Three of its components are of unquestioned authenticity; the “Speculum naturale,” or “mirror of nature,” an encyclopedia of nature as created by God; the “Speculum historiale,” or “mirror of history,” giving the history, of mankind from the Creation to 1254 (in the final version); and the “Speculum doctrinale,” or “mirror of teaching,” summarizing all of the learned arts-liberal, mechanical, and medical, among others. To these an anonymous author, writing sometime between 1310 and 1325, added a fourth part, the “speculum morale,” or “mirror of morals,” drawn mainly from the writings of Thomas Aquinas. Written in Latin, the work was translated into various vernaculars and even appeared in verse. It went through seven printings; but none of these is reliable, each containing editorial interpolations and rearrangements. Besides the Speculum Vincent wrote several ascetial and theological treatieses; he is especially noteworthy for his writings and influence in education (see Gabriel).
The “Speculum naturale” reflects a theological orientation in its plan, which follows the biblical account of the six days of Creation, if not in its content, which reveals it to be “a great storehouse of medieval lore” (Thorndike, 475). Its superiority to other medieval encyclopedias of nature derives from the author’s access to larger and better libraries, and from his having the use of secretaries; its weakness is tracea˖ble to its being essentially a compilation of excerpts-although made with care and usually assigned to the proper authority-that shows little or no investigative origniality, critical sense, or organic unity. Vincent draws heavily from Pliny, Isidore of Seville, Adelared of Bath, and Thomas of Cantimpré; and his work also is interspersed with references to Albertus Magnus and Thomas Aquinas, possible added in subsequent revisions.
The “Speculum naturale” is composed of thirty-two books, most containing over one hundred chapters. As a preliminary, book 1 treats God, angels, and the original work of Creation; book 2 launches into the work of the first day, considering the material universe and digressing on the text “Let there be light” (Gen. 1:3) to provide thirtyfour chapters on optics that deal with the nature of light the origin of colors, and the properties of mirrors. Books 3 and 4 devoted to the work of the second day, use the formation of the firmament and the heavens to provide treatises on astronomy and meteorology, respectively. The separation of the dry land from the waters on the third day opens a treatise on geology and mineralogy that comprises 95 chapters; similarly, the creation of plants leads to 156 chapters; on botany. The works of subsequent days occasion the presentation of all available information on the birds of the air, the fished of the sea, and the animals that inhabit the dry land, man included.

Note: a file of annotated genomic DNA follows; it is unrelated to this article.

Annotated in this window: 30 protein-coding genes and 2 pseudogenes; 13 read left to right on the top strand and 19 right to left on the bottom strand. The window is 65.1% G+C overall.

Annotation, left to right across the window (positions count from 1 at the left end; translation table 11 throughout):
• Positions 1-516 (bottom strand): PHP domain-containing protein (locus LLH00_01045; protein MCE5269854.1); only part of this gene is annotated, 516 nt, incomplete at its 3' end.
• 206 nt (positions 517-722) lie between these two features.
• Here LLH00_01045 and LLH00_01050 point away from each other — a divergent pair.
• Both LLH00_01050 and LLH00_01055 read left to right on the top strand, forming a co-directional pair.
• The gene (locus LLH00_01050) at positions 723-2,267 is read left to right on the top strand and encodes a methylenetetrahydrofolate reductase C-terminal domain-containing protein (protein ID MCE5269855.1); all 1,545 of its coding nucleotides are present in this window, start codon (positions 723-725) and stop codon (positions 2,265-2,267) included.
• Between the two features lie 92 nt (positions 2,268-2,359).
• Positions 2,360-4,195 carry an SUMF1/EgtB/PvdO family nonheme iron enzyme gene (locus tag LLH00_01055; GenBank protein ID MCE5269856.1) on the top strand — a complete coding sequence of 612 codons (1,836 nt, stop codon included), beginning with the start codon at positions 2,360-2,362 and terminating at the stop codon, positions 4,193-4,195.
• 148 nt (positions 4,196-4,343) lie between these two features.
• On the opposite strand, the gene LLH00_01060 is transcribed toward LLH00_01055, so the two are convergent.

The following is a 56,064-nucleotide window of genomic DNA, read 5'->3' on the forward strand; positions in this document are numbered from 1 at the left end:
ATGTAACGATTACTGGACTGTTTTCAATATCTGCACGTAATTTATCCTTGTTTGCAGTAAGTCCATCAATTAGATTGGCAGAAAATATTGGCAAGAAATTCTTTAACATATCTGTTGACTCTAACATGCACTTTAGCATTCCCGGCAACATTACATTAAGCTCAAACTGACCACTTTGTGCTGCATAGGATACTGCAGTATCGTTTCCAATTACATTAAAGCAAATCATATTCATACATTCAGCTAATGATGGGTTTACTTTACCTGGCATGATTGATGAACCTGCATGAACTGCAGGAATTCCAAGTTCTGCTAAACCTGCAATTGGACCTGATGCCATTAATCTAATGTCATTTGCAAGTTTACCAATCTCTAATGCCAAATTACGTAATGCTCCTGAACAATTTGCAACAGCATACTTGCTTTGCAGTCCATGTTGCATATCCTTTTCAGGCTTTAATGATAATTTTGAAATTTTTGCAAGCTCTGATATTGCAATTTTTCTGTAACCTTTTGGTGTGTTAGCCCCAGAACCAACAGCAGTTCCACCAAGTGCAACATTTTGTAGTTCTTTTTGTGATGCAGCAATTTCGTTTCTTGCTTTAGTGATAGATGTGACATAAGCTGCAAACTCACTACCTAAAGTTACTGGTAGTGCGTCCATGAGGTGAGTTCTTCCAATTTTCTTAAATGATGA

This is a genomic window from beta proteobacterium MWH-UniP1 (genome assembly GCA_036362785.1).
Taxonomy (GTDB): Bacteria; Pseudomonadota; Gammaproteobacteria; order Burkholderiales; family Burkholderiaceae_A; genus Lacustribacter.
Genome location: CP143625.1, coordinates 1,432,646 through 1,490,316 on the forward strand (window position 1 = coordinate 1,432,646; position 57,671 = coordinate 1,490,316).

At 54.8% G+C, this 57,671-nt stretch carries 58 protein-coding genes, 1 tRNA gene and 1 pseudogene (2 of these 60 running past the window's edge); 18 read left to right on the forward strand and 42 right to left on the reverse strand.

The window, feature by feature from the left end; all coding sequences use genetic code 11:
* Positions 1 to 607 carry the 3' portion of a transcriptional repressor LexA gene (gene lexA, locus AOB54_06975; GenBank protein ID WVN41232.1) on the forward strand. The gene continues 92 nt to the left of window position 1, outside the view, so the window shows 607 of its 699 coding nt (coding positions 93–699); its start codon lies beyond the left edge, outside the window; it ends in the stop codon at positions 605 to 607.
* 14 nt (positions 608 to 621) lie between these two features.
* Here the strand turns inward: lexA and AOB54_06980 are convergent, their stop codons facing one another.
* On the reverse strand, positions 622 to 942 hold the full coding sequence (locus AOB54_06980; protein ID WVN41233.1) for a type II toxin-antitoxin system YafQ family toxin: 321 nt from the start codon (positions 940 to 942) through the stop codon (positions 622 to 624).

The “Speculum doctrinale,” composed of seventeen books divided into 2,374 chapters, duplicates some of the earlier material but is concerned more with practical matter. It deals with grammar, logic, husbandry, political affairs, trades, medicine, physics, mathematics, astrology, music, weights and measures, and surveying, and even includes a dictionary of some 3,200 entries. For the mathematical arts Vincent relies on Nicomachus of Gerasa, Boethius, and al-Fārābī; his treatment is generally brief, perfunctory, and otherwise uninteresting.